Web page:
Approaching people with confrontation and antagonism and blaming makes people defensive. Dominance disempowers the other. Sharing from your own “personal power,” your own vulnerability and experience of being-you-in-the-world allows people to listen instead of arguing back. At the same time, it strengthens your own “congruence,” your own capacity to take a stand for your own point of view. And refusing to dominate strengthens the personal power of the other.
 
The Interpersonal Focusing Protocol 
 
You can read the entire Chapter Five: Interpersonal Focusing, in English and in Spanish, from my manual, Focusing in Community (Focusing en Comunidad). Click here for a free download through my blog. It gives explicit instructions and examples. Also, you can read the Interpersonal Focusing Case Studies at www.cefocusing.com .

However, here is the simple Interpersonal Focusing Protocol as summarized in that chapter:
TABLE  5.1
 
HOW  TO  USE INTERPERSONAL FOCUSING
 
ALLOW TWO HOURS
 
FIRST STAGE:  CLARIFICATION OF THE ISSUE
                             (several five or ten minute turns)
 
(a)    Owning instead of blaming:
       “I feel —” instead of “You are —”
 
(b)    Behavioral specificity instead of
       generalizations:
       “When you  —” instead of “You are —”
       “When you do — , I feel —”
 
SECOND STAGE:  GOING DEEPER
   (one or more twenty minute turns for
     each person)
 
(a)     Use Focusing on your own hurt feeling:
       “What’s in this for me?”
 
(b)    Honestly try to discover your own
        part in the interaction:
       “Why does this bother me so much?”
 
(c)  The other person uses Focused Listening to respond
 
AN OPTION:  USING A THIRD PERSON AS A LISTENING FACILITATOR
The Third Person uses Focused Listening to respond to each person in turn
 
                                   (a)  Allows for the expression of angry
                                          feelings in a protected way
 
(c)     Protects against issues of distortion
       And mutual distrust

Find links to free articles, personality tests, multi-media Self-Help training, Classes and workshops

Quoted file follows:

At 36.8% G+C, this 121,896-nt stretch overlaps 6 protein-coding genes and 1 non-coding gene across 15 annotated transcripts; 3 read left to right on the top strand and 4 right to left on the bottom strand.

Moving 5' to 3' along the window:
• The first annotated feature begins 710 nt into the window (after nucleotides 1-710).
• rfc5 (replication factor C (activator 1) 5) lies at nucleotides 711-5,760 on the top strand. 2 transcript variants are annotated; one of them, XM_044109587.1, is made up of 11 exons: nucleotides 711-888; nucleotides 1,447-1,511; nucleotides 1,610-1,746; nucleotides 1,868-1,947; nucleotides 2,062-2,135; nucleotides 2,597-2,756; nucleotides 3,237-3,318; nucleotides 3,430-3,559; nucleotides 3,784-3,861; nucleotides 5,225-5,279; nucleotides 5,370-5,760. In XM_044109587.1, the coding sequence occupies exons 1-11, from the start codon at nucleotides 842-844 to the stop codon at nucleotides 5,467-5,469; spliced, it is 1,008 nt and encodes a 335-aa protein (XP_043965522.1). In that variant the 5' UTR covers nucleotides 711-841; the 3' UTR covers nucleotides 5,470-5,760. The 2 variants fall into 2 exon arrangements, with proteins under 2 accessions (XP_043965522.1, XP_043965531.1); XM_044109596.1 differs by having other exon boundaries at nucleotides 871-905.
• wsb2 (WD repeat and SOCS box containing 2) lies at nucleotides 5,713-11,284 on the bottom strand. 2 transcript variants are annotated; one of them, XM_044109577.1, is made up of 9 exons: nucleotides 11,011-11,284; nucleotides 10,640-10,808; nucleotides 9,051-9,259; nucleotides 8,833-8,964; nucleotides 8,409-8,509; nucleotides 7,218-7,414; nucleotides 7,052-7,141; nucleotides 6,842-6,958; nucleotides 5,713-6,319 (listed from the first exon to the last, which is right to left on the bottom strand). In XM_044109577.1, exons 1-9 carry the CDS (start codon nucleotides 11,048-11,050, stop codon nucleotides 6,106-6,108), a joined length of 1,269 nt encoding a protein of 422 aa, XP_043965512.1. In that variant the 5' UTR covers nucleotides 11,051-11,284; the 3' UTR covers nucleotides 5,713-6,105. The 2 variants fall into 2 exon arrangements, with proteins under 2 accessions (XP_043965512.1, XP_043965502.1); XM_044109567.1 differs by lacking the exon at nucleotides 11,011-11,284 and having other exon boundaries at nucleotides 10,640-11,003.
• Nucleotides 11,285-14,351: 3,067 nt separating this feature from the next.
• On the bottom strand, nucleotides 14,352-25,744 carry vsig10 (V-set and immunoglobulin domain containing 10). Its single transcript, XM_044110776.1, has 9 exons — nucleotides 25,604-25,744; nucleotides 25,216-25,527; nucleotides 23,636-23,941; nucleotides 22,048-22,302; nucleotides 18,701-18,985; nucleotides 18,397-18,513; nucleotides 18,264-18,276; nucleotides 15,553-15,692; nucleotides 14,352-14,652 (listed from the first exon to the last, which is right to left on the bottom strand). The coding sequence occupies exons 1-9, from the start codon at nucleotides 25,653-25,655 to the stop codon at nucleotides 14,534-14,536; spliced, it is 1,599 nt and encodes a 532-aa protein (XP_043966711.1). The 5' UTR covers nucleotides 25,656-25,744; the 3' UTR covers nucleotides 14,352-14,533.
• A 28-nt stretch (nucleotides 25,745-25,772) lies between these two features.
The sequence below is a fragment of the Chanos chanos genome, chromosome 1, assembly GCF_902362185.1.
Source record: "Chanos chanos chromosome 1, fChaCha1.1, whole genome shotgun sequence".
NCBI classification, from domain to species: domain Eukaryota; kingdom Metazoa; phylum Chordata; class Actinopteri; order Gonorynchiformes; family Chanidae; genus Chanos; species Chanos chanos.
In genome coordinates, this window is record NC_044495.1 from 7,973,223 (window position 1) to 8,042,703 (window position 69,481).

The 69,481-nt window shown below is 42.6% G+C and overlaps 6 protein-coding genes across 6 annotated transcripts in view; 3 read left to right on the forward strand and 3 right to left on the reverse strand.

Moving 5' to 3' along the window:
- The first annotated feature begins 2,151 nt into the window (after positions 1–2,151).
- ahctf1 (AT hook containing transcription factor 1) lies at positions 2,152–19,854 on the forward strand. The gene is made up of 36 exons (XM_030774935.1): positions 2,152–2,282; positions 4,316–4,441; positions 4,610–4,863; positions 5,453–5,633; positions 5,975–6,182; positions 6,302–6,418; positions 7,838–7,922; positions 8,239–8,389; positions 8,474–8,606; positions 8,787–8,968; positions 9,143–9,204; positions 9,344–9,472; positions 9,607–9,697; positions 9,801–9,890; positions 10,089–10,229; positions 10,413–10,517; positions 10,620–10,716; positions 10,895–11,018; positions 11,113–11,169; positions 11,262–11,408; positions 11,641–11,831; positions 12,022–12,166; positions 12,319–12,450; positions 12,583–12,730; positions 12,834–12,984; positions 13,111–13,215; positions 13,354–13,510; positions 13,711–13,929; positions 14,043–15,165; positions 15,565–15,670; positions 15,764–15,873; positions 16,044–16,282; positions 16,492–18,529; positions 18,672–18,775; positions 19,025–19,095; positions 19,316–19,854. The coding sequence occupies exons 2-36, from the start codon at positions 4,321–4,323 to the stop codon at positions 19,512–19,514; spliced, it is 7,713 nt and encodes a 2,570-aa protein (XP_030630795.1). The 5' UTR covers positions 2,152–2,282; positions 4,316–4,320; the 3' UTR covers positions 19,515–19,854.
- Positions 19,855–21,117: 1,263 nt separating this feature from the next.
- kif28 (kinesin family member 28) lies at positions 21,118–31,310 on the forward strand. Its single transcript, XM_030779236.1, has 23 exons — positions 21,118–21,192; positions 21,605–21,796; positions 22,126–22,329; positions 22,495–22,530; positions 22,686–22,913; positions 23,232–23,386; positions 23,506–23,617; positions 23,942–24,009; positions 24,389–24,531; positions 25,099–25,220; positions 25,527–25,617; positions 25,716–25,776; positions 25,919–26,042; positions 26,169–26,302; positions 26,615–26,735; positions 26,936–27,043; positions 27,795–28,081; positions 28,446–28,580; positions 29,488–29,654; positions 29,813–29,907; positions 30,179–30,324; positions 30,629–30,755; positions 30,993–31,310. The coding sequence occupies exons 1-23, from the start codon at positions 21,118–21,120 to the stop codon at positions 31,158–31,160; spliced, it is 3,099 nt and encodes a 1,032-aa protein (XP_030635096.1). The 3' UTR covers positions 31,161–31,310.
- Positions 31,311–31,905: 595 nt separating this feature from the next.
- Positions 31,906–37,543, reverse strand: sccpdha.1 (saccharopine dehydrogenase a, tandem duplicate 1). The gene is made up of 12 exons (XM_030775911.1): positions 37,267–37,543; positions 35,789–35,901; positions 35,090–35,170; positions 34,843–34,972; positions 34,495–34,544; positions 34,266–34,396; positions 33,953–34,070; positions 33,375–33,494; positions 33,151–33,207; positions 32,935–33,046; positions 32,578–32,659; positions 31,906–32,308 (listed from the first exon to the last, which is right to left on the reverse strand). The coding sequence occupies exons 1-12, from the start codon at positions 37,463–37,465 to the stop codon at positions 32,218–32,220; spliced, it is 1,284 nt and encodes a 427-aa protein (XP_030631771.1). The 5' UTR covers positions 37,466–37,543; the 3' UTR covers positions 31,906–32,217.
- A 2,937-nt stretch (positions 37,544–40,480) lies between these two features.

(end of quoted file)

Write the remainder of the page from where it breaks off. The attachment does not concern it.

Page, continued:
Dr. Kathy McGuire, Director

Creative Edge Focusing (TM)

www.cefocusing.com

The site of new insights and creative solutions is at the edge of what is already known. This edge, The Creative Edge, holds implicit within it all past and future knowing about the problem, more than could ever be put into words in a linear way 
 

VERBAL ABUSE VS. INTERPERSONAL FOCUSING

By , March 5, 2008 1:57 pm

 Verbally-Abusive Patterns of Speech: Dominance The Goal
 
In her remarkable book, The Verbally Abusive Relationship, Patricia Evans walks us “blow-by-blow” through transcripts illustrating how an individual can use verbal abuse to establish dominance over another person.
 
She states that the verbally abusive person sees every interaction as a contest for dominance. There is no equality. One person will be one-up, the other person one-down. Verbalizations are used with this purpose, constantly establishing dominance: “I am better than you. I am more powerful than you. I am saner than you. I am more worthy than you.”
 
Often the abuser is not shouting but presenting a “totally rational” view: “Why are you being so emotional?” “Everyone knows that you are too dramatic.” “Such-and-such expert does it my way,” “You made the same mistakes with your previous husband,” etc., etc.
 
Read the transcripts in the book to see how the other, who may be approaching the conversation with a more egalitarian, vulnerable point of view, cannot understand what is going on and comes to accept the blame, seeing him- or herself as crazy and bad.
 
Evans has a second book, Controlling People: How To Recognize, Understand, and Deal With People Who Try To Control You.
 
Taking a Focusing Turn: Immediately Acknowledging “Ownership”